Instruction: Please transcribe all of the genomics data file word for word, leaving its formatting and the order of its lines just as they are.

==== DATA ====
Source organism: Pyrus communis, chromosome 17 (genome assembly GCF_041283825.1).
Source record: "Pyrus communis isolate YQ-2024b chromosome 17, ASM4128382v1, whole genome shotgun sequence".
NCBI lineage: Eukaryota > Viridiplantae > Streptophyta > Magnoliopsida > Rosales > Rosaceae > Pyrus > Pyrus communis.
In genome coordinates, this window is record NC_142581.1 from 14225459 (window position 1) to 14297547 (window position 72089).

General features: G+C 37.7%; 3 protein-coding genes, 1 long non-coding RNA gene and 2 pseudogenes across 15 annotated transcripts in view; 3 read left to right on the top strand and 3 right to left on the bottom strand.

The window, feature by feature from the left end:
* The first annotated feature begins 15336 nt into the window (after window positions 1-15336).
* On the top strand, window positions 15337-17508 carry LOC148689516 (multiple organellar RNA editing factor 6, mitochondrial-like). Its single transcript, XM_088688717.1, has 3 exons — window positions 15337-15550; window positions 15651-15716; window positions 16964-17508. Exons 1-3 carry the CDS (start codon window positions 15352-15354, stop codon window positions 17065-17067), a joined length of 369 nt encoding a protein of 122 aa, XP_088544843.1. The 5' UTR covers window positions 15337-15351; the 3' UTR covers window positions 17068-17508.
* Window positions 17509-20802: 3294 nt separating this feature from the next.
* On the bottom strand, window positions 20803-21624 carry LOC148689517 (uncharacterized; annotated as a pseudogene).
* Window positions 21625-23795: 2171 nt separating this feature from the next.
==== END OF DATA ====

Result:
Source organism: Pyrus communis, chromosome 17 (genome assembly GCF_041283825.1).
Source record: "Pyrus communis isolate YQ-2024b chromosome 17, ASM4128382v1, whole genome shotgun sequence".
NCBI lineage: Eukaryota > Viridiplantae > Streptophyta > Magnoliopsida > Rosales > Rosaceae > Pyrus > Pyrus communis.
In genome coordinates, this window is record NC_142581.1 from 14225459 (window position 1) to 14297547 (window position 72089).

General features: G+C 37.7%; 3 protein-coding genes, 1 long non-coding RNA gene and 2 pseudogenes across 15 annotated transcripts in view; 3 read left to right on the top strand and 3 right to left on the bottom strand.

The window, feature by feature from the left end:
* The first annotated feature begins 15336 nt into the window (after window positions 1-15336).
* On the top strand, window positions 15337-17508 carry LOC148689516 (multiple organellar RNA editing factor 6, mitochondrial-like). Its single transcript, XM_088688717.1, has 3 exons — window positions 15337-15550; window positions 15651-15716; window positions 16964-17508. Exons 1-3 carry the CDS (start codon window positions 15352-15354, stop codon window positions 17065-17067), a joined length of 369 nt encoding a protein of 122 aa, XP_088544843.1. The 5' UTR covers window positions 15337-15351; the 3' UTR covers window positions 17068-17508.
* Window positions 17509-20802: 3294 nt separating this feature from the next.
* On the bottom strand, window positions 20803-21624 carry LOC148689517 (uncharacterized; annotated as a pseudogene).
* Window positions 21625-23795: 2171 nt separating this feature from the next.